Zoisite, a species of the epidote group, is an orthorhoinbic polyinorph of clinozoisite that forms under
conditions of regional metamorphism (Hurlbut and
Klein, 1977).The Merelani gem belt is located in the
center of the Great Rift Valley region, which has
undergone extensive regional metamorphism.
Although some alluvial material has been found in
low-lying areas and ancient streambeds, most violetish blue tanzanite occurs in fault zones (thrust
planes) within outcrops of graphitic gneisses and
schists. According to Malisa et al. (1986)and Malisa
and Muhongo (1990),the primary deposits are located at the crest of the large Lelatema fold.
Mineralization of the zoisite is believed to have
occurred some 600 million years ago, after the main
phase of the Pan-African tectonothermal event and
before the Rift Valley movements. During the


Spring 1992


Mt. Kilimmjaro


Figure 3. To date, transparent green tanzanite has

been found 0 1 7 1 ~in Bloclz
B of the tanzanite-mining
region of the Merelani
Hills o/ Tanzania. The
inset (courtesyof A.
Suleman) shows the four
new blocl<s,A-D, and the
companies that hold the
,. leases on each.
Artwork by Carol Silver.


kr5Wi M s

8 - KillmaRjare

B - BMQ.utn. lid. Ranah.

C -T~"w@I
D - Armha Reg. Miner's Pssoc.

tectonothermal event, in which great variations in

temperature occurred, zoisite, together with other
silicates, carbonates, and clay minerals, crystallized
from hot hydrothermal solutions that traveled through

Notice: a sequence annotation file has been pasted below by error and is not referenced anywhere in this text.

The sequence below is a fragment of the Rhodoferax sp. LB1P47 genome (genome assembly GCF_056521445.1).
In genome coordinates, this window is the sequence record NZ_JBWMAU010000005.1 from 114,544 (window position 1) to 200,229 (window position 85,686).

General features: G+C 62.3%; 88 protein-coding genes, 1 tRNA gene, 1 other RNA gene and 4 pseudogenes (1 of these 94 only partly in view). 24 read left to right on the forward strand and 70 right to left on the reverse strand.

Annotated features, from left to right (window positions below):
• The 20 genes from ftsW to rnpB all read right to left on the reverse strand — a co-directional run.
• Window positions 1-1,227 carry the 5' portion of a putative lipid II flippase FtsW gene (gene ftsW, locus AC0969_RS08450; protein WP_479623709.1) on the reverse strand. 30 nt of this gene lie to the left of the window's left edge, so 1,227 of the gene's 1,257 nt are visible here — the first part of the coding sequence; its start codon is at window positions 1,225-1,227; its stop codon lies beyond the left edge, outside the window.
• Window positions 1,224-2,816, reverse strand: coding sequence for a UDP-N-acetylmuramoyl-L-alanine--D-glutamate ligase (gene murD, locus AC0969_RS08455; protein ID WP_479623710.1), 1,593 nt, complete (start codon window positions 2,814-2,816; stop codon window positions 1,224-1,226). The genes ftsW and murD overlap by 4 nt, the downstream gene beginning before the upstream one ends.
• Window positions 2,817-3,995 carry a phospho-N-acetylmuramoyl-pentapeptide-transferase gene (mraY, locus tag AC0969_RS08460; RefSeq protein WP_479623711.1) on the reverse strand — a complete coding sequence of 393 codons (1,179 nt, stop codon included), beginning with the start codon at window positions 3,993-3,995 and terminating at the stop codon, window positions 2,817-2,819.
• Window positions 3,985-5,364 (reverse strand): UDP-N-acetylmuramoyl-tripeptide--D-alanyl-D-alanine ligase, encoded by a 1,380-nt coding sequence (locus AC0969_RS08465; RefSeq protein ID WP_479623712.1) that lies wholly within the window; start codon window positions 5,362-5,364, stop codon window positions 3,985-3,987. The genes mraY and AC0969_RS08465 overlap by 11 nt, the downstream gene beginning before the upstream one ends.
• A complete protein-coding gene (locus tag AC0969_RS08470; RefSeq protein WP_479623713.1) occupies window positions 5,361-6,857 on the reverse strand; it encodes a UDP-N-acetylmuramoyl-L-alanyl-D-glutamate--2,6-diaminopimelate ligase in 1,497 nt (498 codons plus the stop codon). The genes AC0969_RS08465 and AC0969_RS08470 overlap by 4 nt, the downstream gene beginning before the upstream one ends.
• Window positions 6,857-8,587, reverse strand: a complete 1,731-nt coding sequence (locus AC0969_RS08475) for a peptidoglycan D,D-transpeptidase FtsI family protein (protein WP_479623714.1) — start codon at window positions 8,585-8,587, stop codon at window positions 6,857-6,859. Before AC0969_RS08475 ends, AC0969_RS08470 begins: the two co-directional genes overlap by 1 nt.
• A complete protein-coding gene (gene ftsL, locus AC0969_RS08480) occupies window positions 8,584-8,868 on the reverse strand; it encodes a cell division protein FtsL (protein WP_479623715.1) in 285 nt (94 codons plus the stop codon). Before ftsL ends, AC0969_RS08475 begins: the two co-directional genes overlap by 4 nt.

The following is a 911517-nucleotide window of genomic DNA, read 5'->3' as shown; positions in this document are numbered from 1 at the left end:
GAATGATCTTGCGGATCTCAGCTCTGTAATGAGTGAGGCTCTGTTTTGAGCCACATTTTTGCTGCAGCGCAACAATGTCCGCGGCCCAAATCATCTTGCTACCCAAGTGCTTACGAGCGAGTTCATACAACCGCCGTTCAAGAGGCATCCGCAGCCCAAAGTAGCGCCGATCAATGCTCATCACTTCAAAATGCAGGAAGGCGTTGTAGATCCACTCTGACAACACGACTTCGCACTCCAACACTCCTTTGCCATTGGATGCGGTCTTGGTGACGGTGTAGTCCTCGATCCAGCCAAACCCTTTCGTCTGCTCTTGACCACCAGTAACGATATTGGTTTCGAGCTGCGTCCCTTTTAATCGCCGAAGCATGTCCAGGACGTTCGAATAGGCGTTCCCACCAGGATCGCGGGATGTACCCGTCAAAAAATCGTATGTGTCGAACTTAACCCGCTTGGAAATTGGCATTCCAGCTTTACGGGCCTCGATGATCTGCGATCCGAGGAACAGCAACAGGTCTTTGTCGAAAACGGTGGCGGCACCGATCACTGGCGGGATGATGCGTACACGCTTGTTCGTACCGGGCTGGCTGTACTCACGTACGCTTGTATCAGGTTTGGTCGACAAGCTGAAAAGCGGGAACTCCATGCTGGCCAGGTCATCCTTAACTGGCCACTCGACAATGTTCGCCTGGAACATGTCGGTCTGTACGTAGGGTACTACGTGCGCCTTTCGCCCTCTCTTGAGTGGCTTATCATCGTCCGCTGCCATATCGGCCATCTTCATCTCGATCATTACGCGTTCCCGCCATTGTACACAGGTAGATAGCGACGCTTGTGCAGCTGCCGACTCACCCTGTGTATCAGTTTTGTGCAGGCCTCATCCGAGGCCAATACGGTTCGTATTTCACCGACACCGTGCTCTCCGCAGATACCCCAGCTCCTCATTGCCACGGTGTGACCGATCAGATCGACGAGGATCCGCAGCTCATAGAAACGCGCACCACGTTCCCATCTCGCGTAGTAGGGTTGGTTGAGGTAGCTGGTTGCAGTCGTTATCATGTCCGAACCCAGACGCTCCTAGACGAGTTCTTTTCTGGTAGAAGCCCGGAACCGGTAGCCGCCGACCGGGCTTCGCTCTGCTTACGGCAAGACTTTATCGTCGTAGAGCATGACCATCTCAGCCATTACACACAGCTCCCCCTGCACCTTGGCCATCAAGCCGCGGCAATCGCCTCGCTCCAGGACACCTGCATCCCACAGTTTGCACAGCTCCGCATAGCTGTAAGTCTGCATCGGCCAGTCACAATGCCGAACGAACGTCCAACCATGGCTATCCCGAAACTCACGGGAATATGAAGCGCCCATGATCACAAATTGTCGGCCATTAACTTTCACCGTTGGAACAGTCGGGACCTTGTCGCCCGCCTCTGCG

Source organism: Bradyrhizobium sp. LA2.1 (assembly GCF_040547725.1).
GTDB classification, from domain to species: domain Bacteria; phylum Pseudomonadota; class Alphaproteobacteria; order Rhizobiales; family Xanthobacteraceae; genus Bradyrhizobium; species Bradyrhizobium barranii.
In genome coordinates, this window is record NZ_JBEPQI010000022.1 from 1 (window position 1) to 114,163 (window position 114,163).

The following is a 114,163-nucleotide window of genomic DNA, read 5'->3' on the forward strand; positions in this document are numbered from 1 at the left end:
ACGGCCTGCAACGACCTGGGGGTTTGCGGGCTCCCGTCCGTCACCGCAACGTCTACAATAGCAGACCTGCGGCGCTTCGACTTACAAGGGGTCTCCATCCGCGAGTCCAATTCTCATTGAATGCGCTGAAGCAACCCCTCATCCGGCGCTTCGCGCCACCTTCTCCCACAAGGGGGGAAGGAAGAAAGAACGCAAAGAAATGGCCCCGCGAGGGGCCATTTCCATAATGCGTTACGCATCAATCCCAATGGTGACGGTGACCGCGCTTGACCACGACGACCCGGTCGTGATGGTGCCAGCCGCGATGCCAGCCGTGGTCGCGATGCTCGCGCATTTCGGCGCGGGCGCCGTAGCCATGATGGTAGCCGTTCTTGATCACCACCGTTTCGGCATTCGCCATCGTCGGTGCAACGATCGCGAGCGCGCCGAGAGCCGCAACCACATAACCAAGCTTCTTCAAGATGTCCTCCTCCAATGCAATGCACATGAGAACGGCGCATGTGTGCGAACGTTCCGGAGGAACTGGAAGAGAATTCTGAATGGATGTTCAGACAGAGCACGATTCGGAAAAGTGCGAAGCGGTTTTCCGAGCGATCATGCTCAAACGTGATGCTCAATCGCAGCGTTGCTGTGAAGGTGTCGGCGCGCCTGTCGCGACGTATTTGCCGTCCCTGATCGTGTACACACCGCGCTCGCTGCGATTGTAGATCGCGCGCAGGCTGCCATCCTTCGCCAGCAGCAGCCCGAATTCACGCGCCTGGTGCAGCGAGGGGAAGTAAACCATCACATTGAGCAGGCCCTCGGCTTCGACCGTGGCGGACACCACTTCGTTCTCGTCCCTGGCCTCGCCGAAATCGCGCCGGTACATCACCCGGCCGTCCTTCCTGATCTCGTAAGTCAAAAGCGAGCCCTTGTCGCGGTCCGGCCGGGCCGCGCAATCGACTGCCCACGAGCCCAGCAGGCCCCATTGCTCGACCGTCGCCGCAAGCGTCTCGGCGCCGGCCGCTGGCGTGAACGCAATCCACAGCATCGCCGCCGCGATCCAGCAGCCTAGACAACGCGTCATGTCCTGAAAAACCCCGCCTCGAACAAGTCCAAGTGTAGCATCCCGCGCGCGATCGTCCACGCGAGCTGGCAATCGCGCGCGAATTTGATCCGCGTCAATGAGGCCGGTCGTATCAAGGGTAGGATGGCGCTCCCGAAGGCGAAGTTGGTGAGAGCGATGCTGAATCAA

faults and fissures. The gneisses subsequently endured
numerous stages of folding during regional tectonic
activity (Malisa et al., 1986).
The authors speculate that the new, green tanzanite was formed under basically the same geologic conditions as the violetish blue variety, but
within deeper, chromium-rich veins. This theory is
partly substantiated by the fact that the green tanzanite is being found at greater depths as the miners
coiltinue to work downward (pers.comm. with miners, April 1991).Those stones that are yellowish green
or bluish green in color-and, therefore, contain varying amounts of chromium-may have occurred in
the zone between the shallower, vanadium-rich veins
that host the violetish blue tanzanite and the deeper,
chromium-rich veins that contain "pure" green tanzanite.

Gem-Quality Green Zoisite

It is worth noting that green grossular garnet (tsavorite), which is chemically similar to zoisite (alsoa
calcium aluminum silicate and colored by vanadium) but of a structurally different crystal system, is
found throughout this region (P. ICeller, pers. comin.,
1992).Notable sizes of gem-quality tsavorite have
been discovered in Block Dl formerly lmown as the
Karo pit (Kane et al., 1990).
Violetish blue tanzanite was first mined by the openpit method; now, more than 90% of mhmg is underground (Kane et al., 1990).The gem-quality green